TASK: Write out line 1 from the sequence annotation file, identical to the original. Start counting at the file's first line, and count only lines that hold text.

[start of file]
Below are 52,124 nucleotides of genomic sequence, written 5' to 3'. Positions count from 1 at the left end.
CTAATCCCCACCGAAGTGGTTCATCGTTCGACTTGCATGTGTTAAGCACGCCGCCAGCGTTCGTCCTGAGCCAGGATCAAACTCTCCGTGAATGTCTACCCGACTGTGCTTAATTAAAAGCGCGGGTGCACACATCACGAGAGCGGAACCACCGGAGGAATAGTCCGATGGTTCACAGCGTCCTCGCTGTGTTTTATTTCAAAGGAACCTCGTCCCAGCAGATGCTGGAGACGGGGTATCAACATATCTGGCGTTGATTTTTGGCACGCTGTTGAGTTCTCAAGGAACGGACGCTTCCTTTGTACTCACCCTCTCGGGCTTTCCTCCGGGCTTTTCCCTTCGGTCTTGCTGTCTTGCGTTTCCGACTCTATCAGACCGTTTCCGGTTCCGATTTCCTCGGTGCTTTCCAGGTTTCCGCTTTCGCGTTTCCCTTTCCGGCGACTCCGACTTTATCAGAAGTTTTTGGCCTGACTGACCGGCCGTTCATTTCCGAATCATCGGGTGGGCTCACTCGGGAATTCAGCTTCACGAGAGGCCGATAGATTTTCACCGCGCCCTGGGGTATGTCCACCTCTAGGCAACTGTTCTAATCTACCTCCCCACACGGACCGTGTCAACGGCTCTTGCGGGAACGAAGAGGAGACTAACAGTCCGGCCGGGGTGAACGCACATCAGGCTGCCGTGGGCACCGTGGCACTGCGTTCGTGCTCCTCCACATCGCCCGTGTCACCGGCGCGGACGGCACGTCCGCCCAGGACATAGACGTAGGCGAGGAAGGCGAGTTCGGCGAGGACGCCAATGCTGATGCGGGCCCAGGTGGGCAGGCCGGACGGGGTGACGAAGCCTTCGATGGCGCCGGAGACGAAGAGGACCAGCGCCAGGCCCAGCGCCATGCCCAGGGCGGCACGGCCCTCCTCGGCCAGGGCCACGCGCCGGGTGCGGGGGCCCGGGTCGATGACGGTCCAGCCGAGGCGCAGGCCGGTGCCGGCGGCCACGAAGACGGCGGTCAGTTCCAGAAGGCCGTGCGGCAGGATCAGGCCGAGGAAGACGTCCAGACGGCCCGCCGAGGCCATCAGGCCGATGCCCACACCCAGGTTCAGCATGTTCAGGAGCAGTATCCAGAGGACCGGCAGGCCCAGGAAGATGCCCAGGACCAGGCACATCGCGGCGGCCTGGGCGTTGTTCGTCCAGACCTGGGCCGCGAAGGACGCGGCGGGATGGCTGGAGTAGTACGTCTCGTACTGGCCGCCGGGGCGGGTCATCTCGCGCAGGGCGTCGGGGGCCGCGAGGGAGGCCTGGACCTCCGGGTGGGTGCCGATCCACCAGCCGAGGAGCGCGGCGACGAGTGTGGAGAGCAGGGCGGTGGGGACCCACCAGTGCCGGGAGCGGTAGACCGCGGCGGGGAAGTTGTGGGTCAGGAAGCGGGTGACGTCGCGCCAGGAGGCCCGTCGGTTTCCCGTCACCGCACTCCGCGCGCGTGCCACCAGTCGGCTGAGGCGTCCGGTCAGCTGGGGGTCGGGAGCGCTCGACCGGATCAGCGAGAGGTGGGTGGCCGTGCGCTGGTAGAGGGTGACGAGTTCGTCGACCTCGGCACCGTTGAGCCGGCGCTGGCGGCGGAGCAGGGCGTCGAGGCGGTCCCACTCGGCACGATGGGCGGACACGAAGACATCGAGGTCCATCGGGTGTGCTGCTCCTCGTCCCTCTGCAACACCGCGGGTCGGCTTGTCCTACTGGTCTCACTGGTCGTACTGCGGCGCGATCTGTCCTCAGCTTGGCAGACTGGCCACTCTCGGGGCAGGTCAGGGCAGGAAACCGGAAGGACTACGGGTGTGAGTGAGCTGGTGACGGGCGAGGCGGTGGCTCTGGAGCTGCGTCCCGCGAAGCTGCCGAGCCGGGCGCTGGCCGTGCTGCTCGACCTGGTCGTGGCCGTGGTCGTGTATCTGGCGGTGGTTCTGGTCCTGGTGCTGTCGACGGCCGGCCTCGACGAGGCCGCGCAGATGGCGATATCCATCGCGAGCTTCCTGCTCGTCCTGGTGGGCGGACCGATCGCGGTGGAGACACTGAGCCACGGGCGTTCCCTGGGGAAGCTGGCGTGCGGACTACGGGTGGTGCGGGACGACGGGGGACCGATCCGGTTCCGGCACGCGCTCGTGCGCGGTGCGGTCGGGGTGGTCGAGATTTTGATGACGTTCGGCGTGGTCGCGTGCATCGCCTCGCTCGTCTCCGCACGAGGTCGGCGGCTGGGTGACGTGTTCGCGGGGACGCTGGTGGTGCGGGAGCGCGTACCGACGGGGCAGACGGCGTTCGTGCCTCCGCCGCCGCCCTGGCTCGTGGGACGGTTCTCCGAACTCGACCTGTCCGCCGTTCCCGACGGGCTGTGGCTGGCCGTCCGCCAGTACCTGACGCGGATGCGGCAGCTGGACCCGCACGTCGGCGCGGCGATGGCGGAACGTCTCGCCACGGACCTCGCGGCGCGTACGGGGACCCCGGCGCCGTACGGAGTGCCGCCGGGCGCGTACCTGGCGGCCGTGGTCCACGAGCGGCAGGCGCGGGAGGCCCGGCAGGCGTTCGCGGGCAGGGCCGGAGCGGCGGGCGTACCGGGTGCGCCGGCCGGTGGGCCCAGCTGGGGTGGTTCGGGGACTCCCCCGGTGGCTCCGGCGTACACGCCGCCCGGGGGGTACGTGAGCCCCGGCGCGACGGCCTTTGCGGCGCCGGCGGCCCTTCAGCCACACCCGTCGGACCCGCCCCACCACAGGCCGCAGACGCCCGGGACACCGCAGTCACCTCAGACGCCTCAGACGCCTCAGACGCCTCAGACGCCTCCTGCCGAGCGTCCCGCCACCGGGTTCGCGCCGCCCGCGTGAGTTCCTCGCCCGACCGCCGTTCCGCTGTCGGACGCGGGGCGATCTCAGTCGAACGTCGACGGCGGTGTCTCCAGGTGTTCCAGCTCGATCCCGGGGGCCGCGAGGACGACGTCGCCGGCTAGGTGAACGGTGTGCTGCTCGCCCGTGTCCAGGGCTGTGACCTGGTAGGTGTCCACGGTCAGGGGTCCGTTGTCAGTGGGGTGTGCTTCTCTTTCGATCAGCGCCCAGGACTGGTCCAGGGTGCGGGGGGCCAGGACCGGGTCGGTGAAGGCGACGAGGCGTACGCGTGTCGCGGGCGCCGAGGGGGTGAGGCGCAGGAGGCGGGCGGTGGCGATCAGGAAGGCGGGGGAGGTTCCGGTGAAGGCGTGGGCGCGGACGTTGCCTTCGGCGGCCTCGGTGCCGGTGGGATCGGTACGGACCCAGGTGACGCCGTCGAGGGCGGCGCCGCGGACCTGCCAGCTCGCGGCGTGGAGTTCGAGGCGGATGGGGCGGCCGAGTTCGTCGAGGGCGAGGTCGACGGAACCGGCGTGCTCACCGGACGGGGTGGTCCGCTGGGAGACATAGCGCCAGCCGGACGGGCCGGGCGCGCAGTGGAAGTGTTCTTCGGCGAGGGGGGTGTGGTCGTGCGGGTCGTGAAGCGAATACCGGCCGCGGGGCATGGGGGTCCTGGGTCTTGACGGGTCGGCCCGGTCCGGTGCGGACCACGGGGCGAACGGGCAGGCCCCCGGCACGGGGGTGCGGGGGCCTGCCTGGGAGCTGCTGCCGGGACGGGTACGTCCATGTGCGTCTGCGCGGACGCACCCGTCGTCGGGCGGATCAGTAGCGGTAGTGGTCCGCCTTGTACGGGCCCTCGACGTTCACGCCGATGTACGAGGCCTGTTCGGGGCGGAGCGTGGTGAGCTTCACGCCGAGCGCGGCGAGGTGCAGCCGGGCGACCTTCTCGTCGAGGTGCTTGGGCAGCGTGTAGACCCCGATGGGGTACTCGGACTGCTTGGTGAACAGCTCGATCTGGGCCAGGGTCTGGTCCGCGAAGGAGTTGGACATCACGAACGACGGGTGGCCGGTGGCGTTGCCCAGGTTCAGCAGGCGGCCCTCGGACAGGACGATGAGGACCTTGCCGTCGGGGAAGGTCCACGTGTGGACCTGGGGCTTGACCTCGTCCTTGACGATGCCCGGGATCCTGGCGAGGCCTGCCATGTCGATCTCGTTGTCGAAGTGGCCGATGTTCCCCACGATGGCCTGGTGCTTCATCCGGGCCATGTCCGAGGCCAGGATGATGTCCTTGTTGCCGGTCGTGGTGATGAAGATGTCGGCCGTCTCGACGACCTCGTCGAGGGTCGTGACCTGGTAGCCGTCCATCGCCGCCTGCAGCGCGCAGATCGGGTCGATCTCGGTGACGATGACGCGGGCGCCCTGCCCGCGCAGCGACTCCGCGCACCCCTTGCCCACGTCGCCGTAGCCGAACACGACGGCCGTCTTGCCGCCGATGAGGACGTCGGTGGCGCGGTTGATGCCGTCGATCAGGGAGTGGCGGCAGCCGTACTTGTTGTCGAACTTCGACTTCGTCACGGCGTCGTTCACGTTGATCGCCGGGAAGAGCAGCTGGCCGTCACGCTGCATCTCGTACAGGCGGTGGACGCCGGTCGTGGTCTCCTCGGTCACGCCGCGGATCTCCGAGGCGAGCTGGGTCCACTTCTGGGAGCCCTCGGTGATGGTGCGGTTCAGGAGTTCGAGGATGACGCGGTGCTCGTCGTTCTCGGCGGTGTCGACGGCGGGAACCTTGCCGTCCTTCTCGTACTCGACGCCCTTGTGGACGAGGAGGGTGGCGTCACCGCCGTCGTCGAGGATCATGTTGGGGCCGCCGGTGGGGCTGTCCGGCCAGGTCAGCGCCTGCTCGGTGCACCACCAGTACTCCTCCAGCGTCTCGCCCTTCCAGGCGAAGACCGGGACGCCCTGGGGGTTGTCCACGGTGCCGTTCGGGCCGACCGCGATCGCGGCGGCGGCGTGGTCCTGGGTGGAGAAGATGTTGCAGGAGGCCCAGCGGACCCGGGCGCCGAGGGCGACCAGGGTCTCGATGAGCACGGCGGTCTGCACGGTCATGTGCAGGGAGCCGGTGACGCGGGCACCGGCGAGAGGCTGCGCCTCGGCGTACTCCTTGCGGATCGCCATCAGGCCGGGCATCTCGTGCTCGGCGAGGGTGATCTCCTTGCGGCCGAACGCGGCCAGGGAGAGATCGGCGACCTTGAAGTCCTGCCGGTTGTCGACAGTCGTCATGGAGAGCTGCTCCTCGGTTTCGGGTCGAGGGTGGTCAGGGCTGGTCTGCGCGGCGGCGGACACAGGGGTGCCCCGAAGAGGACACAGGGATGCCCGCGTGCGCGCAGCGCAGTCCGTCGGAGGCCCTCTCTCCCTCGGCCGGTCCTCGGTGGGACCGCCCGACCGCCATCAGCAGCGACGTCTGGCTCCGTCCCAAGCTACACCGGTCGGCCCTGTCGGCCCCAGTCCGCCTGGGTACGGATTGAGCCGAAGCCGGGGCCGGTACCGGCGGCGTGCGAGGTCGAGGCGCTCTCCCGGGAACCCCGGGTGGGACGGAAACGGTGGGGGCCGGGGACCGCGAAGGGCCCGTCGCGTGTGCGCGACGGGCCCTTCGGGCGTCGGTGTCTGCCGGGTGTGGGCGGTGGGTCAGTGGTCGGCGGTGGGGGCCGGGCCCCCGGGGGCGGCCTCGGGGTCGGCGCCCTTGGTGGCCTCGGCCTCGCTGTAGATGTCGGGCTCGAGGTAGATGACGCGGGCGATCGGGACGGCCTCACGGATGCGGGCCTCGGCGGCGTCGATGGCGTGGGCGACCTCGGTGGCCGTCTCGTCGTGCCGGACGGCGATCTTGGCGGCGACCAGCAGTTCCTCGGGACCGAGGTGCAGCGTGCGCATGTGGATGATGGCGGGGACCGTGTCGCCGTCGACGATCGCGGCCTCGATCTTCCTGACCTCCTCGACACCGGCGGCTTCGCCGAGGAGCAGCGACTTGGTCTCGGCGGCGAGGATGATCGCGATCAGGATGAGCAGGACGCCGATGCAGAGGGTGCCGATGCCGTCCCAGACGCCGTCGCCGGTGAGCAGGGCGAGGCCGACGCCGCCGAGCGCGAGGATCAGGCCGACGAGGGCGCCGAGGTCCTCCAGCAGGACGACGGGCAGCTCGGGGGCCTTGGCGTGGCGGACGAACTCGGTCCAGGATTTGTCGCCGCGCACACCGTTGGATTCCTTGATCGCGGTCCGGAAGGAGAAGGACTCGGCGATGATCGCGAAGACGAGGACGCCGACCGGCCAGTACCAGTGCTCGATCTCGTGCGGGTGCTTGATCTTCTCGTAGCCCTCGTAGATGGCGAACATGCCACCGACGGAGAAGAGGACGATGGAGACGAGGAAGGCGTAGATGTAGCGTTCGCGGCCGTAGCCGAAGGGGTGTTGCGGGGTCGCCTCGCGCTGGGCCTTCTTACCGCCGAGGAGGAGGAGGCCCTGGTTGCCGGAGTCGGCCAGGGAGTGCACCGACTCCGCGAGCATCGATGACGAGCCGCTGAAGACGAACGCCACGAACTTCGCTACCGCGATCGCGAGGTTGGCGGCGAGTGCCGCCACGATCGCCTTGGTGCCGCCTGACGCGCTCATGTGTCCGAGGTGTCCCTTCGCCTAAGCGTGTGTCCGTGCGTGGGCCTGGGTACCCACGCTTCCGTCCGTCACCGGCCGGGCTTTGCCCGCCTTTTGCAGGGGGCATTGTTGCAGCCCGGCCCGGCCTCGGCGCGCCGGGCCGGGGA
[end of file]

Below are 52,124 nucleotides of genomic sequence, written 5' to 3'. Positions count from 1 at the left end.